Strategic learning is embedded into the rural mental health project’s design; training modules and other aspects of the project are prototyped, piloted, and revised on an ongoing basis. As the project evolves, the team adheres to a set of guiding principles to inform their work and help them make sure they’re on the right track. They are making use of a variety of developmental and principle-based evaluation tools and approaches, constantly asking critical questions about how their project activities align with and support their underlying principles and values.
Evaluation in Practice: Reflections
A few themes and insights emerged throughout our conversation:
How the social / environmental sector talks about evaluation needs to change. Bringing evaluative thinking into our work can help us reconnect to our purpose and reflect on what we’re doing, why we’re doing it, and whether it’s working. It can support important learning journeys for individuals and organizations. And yet, many organizations fear evaluation or see it as nothing more than an obligatory step for their grant reports.
Organizations have become increasingly fragmented; leaders and staff may have only fuzzy understandings of how their daily work connects to the principles and values of their organization. We need leaders who are reflective, able to think carefully about the values they bring to their work, how those values lead to action, and what changes result from their actions. Evaluative thinking can support this.
When we’re helping change-makers learn evaluative thinking, starting too theoretically or too conceptually can be off-putting. Theories feel more tangible and practical if we start with grounded examples from participants’ experience, then apply what they know to a model or framework to help them expand their understanding.
Turnover is a huge issue related to strategic learning, particularly in coalitions and other “messy” forms of organizing for social change. We’d like to find ways to help community coalitions better retain their expertise in evaluation, along with the rich learnings from their evaluative work.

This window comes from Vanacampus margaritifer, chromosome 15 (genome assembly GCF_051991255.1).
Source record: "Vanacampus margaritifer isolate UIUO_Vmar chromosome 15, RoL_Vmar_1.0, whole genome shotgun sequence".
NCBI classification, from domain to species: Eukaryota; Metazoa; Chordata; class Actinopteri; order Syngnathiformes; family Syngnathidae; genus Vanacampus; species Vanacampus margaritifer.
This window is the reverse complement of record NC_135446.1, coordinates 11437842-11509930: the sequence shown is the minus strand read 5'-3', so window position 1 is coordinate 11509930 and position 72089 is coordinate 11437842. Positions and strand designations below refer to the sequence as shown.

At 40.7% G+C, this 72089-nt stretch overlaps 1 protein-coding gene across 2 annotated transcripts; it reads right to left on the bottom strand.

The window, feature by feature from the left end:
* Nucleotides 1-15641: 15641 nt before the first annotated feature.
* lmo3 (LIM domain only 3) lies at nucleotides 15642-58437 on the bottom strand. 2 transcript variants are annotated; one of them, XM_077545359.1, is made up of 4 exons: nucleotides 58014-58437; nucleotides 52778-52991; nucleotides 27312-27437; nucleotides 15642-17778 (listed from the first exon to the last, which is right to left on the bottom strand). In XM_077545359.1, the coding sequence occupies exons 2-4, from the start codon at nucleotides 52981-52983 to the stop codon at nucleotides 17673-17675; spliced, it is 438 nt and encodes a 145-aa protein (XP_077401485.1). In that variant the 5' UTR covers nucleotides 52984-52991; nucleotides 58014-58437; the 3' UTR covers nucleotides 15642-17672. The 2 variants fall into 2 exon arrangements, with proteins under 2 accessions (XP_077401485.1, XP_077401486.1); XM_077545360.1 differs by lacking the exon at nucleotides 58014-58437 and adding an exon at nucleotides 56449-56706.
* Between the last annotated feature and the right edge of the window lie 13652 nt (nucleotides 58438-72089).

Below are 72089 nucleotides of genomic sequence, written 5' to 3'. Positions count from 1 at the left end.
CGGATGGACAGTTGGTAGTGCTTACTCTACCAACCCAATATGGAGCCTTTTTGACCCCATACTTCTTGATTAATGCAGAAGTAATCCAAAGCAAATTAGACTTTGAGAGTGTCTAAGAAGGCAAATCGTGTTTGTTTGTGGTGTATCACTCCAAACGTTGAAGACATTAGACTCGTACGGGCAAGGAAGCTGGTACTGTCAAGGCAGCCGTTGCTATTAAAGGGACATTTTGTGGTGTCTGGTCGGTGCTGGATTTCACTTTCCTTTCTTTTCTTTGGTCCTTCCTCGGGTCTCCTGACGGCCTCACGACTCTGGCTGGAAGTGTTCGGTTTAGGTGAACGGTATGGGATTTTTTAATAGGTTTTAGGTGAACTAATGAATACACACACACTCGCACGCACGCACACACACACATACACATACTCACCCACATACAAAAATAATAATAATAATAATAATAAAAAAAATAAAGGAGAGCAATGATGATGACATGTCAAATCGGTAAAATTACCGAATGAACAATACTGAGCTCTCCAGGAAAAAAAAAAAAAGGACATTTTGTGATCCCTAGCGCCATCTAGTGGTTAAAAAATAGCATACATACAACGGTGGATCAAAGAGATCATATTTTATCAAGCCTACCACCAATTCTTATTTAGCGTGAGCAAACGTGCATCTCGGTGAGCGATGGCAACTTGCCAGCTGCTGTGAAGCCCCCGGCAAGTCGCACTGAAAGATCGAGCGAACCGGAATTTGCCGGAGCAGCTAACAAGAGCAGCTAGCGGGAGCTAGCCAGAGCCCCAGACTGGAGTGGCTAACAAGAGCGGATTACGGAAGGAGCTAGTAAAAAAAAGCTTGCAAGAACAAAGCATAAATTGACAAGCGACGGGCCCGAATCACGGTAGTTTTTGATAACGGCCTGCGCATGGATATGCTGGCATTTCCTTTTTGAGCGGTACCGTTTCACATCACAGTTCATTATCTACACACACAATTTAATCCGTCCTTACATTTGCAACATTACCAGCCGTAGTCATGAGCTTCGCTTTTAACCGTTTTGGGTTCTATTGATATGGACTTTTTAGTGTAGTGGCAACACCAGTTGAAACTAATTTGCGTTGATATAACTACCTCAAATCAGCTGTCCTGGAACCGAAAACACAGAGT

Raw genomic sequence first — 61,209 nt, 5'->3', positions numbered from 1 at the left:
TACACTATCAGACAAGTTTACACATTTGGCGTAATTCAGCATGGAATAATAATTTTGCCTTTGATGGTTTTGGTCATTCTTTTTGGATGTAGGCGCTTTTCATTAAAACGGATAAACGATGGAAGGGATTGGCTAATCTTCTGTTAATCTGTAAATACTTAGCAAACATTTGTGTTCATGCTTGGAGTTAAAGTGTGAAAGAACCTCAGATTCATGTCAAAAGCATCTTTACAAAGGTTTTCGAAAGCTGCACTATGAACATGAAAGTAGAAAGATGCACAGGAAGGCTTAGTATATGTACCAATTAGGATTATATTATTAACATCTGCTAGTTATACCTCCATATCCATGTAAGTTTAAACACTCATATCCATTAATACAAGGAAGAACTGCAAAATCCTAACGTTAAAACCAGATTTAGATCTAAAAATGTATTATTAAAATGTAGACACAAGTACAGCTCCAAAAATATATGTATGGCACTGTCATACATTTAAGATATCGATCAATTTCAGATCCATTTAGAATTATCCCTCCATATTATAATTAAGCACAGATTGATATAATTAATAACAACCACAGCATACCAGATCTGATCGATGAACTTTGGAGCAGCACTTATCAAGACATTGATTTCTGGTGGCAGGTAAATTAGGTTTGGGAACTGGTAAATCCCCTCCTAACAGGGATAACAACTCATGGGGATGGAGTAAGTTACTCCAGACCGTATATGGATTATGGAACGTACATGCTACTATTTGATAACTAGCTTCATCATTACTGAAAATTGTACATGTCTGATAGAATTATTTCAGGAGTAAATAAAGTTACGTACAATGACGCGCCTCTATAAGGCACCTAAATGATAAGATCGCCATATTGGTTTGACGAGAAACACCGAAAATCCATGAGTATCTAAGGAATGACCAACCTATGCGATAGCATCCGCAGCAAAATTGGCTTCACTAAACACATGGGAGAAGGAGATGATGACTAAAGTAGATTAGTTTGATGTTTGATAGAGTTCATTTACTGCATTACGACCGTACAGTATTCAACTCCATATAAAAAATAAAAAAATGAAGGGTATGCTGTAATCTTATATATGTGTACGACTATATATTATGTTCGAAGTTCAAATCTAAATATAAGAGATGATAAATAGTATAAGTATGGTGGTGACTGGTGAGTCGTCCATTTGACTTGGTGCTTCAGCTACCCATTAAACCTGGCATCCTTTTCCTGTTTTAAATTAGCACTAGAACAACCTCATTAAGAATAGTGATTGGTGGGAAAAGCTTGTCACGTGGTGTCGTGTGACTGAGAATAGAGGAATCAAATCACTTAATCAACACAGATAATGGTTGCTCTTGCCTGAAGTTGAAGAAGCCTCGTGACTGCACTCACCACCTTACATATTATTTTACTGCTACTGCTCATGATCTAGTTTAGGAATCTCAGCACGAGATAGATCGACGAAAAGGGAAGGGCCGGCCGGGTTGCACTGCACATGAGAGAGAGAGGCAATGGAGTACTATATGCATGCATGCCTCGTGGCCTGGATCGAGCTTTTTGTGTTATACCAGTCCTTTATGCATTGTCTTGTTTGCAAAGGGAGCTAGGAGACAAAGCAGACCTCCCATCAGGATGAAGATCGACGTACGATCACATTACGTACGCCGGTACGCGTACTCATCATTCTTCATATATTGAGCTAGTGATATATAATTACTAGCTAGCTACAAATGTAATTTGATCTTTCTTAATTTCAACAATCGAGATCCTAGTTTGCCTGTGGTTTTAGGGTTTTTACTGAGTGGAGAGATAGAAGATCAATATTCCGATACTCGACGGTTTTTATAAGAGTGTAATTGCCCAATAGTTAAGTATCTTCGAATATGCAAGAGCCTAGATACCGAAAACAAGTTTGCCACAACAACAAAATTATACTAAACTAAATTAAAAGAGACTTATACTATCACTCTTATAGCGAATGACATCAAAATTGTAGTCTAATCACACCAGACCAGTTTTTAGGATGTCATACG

Evaluation in Practice: Resources
Here are a few evaluation-related resources that were mentioned during our conversation:
The faculty of extension at the University of Alberta is offering a week-long course and free public lecture in early June: Evaluation in the Community Context.
This webinar from Tamarack, featuring Michael Quinn Patton and Mark Cabaj, gives a helpful overview of principle-based evaluation. Several network weavers on our call mentioned relying on Mark Cabaj’s expertise to support their evaluation work.
The Alberta Community Support Network is a group of retired professionals offering their expertise and time to nonprofits. They might be a good resource for some nonprofits seeking evaluation-related support.
How do the above experiences, insights, and resources resonate with your work? How have you used evaluation to support your personal or organizational learning journey? Tweet us @ABSIConnect or send me a note (email@example.com).
This blog post was written by Naomi Mahaffy, ABSI Connect’s Facilitator. ABSI Connect works to connect, align, celebrate, strengthen, and learn from Albertan change-makers who are finding innovative ways to address the complex problems their communities face. Do you have a story, idea, or insight you’d like to share with the ABSI Connect community? Contact Naomi.